11 In sparsely settled areas, standard household survey approaches were modified to take account of language and cultural issues. In addition, interviewers worked in teams of two, one male and one female, to collect the survey information. Male interviewers collected personal information from male respondents, and female interviewers collected personal information from female respondents. The interviewers were accompanied, wherever possible, by local Indigenous facilitators, preferably one male and one female, who assisted in the conduct and completion of the interviews. The Indigenous facilitators explained the purpose of the survey to respondents, introduced the interviewers, assisted in identifying the usual residents of a household and in locating residents who were not at home, and assisted respondent understanding of the questions where necessary.

12 In addition, the survey content in sparsely settled areas was limited to those topics for which data of acceptable quality could be collected. Some questions were reworded to assist respondents in understanding the concepts. Of the supplementary women's health topics that were collected with a self enumerated questionnaire in non-sparsely settled areas, in sparsely settled areas a subset was collected through personal interview with adult female respondents who were informed of the potential sensitivity and voluntary nature of these additional questions.


SURVEY CONTENT

13 The NHS Indigenous supplementary sample was designed to obtain data on a wide range of health issues and to enable comparisons between the Indigenous and non-Indigenous populations.

The survey collected information about:
  • health status, including long-term medical conditions and recent injuries
  • use of health services such as consultations with health practitioners and visits to hospitals, and other health-related actions
  • health-related aspects lifestyle, such as smoking, diet, exercise and alcohol consumption
  • demographic and socio-economic characteristics.

14 Specific topics included in the survey were:
  • self-assessed health status
  • long-term medical conditions (e.g. asthma, injuries, diabetes, cancer, cardiovascular conditions, hearing and sight problems)
  • admissions to hospitals
  • visits to casualty/outpatient facilities
  • visits to hospital day clinics
  • doctor consultations
  • dental consultations
  • consultations with other health professionals
  • days away from work/school due to illness
  • other days of reduced activity due to illness
  • use of medications
  • smoking
  • alcohol consumption
  • exercise
  • body mass
  • dietary behaviours
  • adult immunisation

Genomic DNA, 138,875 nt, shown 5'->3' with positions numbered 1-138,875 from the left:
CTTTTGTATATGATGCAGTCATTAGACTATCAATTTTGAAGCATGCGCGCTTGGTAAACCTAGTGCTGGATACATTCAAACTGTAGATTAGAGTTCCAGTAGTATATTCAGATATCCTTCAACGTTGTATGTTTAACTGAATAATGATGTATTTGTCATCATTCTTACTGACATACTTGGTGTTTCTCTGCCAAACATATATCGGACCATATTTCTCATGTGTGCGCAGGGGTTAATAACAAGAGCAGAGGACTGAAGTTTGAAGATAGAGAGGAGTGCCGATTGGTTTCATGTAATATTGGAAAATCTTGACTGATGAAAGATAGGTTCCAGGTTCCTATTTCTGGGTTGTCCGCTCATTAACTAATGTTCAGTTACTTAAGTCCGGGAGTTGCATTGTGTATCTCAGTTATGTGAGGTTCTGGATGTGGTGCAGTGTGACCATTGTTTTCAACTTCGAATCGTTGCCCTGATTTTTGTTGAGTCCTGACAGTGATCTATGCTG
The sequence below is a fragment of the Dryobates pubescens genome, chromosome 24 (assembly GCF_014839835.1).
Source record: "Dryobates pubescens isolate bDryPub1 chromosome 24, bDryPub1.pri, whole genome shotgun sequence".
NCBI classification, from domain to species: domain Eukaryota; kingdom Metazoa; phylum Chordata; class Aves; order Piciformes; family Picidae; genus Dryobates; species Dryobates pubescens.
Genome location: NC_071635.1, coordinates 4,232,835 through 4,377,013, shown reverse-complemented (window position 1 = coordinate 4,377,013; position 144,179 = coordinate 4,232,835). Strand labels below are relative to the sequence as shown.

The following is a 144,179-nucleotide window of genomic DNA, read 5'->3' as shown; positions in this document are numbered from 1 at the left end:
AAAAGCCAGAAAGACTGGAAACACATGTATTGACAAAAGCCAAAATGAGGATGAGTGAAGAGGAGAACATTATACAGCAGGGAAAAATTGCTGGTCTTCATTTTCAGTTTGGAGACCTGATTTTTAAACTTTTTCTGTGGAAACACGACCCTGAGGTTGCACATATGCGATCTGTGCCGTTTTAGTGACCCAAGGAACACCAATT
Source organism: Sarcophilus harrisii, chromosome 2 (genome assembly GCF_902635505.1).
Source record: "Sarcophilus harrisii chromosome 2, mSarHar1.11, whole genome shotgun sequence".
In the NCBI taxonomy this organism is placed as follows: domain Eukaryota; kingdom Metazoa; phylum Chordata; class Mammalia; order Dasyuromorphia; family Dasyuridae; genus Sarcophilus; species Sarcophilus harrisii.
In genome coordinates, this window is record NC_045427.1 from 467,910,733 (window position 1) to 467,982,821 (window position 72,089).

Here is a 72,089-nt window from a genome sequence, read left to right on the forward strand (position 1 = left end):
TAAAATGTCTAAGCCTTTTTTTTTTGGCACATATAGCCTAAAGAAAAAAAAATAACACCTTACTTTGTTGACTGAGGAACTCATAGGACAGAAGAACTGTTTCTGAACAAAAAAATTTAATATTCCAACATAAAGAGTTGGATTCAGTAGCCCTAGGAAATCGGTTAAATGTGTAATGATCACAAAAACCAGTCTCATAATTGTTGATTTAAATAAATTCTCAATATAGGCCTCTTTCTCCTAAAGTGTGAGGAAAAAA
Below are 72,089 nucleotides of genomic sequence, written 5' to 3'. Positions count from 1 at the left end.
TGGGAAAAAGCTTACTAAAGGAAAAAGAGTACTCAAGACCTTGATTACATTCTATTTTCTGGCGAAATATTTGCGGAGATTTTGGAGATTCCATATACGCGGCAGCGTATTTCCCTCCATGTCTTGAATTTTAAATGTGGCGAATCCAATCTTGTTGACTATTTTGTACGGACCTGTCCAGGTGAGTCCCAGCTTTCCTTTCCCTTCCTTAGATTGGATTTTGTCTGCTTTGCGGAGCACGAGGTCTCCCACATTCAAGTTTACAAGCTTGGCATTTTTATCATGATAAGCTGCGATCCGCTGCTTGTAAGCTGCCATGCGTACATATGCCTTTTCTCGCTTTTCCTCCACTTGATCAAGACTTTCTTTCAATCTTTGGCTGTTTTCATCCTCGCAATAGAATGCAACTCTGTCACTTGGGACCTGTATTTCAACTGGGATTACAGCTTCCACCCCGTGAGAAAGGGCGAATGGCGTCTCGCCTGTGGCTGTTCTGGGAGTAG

• child immunisation
  • child breastfeeding status
  • supplementary women's health issues (e.g. mammograms, pap smear tests, hysterectomy, breastfeeding history and use of contraceptives).

15 The survey content for the Indigenous supplement to the NHS in non-sparsely settled areas is the same as the content included in the 2001 NHS, with the exception of mental health information which was not collected from the supplementary Indigenous sample. The Kessler Psychological Distress Scale 10 (K-10) module of questions used in the 2001 NHS was not considered to be culturally appropriate for the Indigenous population.

16 The content for the Indigenous supplement to the NHS in sparsely settled areas is a subset (approximately 50%) of the content collected in non-sparsely settled areas. The sparsely settled content was confined to those items for which acceptable data quality levels could be achieved.

17 For a full list of data items collected in non-sparsely settled and sparsely settled areas, refer to the National Health Survey: Users Guide, 2001 which will be available on the ABS web site in December 2002.


RELIABILITY OF ESTIMATES

18 The estimates in this publication are subject to sampling and non-sampling error.

Sampling error

19 Sampling error is the difference between the published estimates, derived from a sample of persons, and the value that would have been produced if all persons in scope of the survey had been included.

20 In this publication, estimates with a relative standard error of 25% to 50% are preceded by an asterisk (e.g. *3.4) to indicate that the estimate should be used with caution. Estimates with a relative standard error over 50% are indicated by a double asterisk (e.g. **0.6) and should be considered unreliable for most purposes. For more information on sampling error and its impact on interpreting results in this publication refer to the Technical Notes.

Non-sampling error

21 Non-sampling error may occur in any data collection, whether it is based on a sample or a full count such as a Census. Sources of non-sampling error include non-response, errors in reporting by respondents or recording of answers by interviewers, and errors in coding and processing data.

22 Non-response occurs when people cannot or will not cooperate, or cannot be contacted. Non-response can affect the reliability of results and can introduce a bias. The magnitude of any bias depends upon the rate of non-response and the extent of the difference between the characteristics of those people who responded to the survey and those who did not.

23 The following methods were adopted to reduce the level and impact of non-response:
  • face-to-face interviews with respondents
  • the use of Indigenous facilitators to assist with survey interviews
  • follow-up of respondents if there was initially no response
  • weighting to population benchmarks to reduce non-response bias.

24 For details about the steps taken to minimise other non-sampling error, see paragraph 9 of the Technical Notes. For more details about non-sampling error see paragraphs 25 to 35 of these Explanatory Notes.